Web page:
Postprandial lipemia and lipoprotein lipase in the rabbit are modified by olive and coconut oil.
Feeding a 14% coconut oil/0.5% cholesterol (CNO/chol) diet to rabbits resulted in plasma triglycerides that were, on average, 15 times higher than basal levels. Plasma triglycerides in rabbits fed a 14% olive oil/0.5% cholesterol (OO/chol) diet were significantly below baseline levels. Differences in postprandial triglyceride response and postheparin plasma lipoprotein lipase activity (LPL) in various feeding conditions were studied to determine the mechanism of the hypertriglyceridemia. Postprandial triglyceride responses after the first high fat/cholesterol meal were more prolonged in CNO/chol rabbits than in OO/chol rabbits; postprandial triglyceride responses after chronic CNO/chol feeding were significantly greater compared to OO/chol rabbits. When long-term CNO/chol rabbits were given one OO/chol or corn oil/chol meal, postprandial triglyceride peaks were greatly diminished, suggesting that these unsaturated fat meals may alter triglyceride clearance capacity. LPL activity was 400% higher than basal levels in chronically fed OO/chol rabbits but changed very little in chronically fed CNO/chol rabbits. Twenty-four hours after a single OO/chol meal was fed to chow-fed rabbits, LPL doubled; one CNO/chol meal was associated with only a 40% increase. Feeding a single OO/chol or corn oil/chol meal to chronically fed CNO/chol rabbits resulted in a 30% to 50% increase in LPL by 24 hours. Thus, the hypertriglyceridemia in CNO/chol rabbits may result in part from a decreased clearance capacity due to a lack of increase in LPL activity, while increased LPL may be partially responsible for the hypotriglyceridemia observed in OO/chol feeding. Aortic cholesterol was substantially higher in CNO/chol rabbits. Triglyceride was approximately eight times greater in livers from CNO/chol-fed rabbits than in those fed OO/chol, but liver cholesterol was only about one-third as much as that in OO/chol rabbits.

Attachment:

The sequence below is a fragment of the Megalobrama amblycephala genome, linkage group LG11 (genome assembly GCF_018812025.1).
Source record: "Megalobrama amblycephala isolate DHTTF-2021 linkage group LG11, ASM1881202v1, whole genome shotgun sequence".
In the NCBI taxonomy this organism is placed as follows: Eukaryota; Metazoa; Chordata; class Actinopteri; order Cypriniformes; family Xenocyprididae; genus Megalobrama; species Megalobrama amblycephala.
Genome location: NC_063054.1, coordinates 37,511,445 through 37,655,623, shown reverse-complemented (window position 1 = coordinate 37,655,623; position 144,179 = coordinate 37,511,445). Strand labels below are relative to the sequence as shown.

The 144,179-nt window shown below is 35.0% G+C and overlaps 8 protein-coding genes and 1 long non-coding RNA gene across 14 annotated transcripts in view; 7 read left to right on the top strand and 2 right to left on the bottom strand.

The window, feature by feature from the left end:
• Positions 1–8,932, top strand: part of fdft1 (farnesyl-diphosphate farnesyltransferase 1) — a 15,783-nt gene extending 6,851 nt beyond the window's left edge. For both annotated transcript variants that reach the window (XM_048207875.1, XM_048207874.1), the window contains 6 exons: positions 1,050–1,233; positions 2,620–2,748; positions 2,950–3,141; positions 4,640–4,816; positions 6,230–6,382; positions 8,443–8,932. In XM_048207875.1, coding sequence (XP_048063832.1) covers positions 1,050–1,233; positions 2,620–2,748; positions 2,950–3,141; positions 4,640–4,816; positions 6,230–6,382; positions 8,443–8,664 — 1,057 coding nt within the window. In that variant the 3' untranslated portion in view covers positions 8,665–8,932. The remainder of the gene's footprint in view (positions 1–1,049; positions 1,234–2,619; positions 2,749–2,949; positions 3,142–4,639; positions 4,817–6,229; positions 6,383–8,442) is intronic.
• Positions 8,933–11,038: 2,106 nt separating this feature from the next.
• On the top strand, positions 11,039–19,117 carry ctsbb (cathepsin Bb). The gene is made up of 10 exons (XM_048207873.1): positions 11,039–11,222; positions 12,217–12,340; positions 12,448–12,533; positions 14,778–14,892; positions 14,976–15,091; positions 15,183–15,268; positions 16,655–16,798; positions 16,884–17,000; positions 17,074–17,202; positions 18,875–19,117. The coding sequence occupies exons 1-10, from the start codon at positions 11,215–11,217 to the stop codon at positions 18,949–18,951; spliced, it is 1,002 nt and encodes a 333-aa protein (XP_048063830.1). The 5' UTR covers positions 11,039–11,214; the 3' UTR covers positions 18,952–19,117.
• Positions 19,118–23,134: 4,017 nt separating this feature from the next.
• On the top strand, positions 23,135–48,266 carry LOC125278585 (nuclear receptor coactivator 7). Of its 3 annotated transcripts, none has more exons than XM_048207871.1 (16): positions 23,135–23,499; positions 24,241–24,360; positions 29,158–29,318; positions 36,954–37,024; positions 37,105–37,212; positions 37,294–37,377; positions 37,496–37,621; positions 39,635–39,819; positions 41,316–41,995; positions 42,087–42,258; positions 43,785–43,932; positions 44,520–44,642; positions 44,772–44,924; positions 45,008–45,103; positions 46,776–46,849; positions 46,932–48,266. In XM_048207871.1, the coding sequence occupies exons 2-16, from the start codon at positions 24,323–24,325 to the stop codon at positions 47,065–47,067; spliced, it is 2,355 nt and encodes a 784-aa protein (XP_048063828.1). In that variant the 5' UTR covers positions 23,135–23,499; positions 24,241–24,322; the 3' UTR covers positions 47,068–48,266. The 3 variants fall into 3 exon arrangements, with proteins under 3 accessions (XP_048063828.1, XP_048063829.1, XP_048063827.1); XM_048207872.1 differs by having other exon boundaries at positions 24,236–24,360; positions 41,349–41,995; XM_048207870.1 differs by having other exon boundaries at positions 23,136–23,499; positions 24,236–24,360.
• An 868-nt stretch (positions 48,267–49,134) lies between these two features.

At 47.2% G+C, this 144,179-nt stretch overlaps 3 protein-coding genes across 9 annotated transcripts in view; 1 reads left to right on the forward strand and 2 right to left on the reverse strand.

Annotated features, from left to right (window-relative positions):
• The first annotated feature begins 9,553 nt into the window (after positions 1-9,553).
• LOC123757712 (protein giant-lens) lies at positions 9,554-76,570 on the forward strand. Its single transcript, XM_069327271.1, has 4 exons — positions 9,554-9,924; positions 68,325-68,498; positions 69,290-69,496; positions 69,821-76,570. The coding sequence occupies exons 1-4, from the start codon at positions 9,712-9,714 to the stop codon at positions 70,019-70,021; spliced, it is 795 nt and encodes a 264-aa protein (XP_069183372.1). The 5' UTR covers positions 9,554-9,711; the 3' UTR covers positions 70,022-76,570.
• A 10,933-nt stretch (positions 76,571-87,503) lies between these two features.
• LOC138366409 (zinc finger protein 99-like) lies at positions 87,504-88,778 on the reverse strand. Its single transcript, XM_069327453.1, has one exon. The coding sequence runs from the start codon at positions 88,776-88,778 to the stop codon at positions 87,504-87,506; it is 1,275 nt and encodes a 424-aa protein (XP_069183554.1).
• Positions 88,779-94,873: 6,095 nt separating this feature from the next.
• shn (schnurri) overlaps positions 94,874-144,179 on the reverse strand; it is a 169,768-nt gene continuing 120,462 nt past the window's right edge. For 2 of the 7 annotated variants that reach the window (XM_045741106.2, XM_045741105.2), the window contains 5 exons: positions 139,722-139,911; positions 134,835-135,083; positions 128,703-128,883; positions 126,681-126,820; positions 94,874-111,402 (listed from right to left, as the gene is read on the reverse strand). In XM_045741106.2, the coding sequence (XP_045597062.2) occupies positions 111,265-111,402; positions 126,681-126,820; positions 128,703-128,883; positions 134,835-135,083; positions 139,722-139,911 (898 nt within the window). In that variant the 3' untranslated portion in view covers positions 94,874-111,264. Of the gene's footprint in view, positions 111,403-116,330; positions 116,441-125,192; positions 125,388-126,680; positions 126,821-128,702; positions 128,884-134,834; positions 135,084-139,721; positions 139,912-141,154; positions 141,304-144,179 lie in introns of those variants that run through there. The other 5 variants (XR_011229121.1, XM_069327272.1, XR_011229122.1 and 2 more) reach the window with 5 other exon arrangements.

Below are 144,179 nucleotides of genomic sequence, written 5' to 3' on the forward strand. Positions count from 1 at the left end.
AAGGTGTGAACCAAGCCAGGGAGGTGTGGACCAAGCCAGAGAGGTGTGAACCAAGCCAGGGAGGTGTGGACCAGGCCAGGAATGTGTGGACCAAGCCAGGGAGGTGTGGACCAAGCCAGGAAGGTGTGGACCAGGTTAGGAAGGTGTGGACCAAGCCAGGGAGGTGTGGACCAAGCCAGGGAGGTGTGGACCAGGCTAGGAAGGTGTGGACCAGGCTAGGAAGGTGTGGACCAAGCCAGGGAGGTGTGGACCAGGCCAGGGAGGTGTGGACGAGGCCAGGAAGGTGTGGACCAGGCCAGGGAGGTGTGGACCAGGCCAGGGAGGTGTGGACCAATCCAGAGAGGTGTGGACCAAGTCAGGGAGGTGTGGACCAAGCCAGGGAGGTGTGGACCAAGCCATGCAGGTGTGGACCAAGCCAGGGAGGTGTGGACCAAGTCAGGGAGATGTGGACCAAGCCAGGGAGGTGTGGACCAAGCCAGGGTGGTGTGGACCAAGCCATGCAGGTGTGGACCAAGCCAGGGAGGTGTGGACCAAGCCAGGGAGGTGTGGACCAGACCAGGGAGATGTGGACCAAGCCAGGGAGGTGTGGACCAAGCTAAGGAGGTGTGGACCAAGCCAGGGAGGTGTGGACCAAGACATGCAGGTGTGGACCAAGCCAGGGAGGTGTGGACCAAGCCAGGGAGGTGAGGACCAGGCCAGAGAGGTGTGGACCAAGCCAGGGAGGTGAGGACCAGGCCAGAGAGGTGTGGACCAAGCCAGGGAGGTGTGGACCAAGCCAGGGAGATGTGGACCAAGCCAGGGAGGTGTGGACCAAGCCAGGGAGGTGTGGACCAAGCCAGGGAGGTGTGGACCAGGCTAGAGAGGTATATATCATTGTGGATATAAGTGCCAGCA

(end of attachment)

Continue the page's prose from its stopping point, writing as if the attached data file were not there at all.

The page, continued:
- Copyright © 1990 by American Heart Association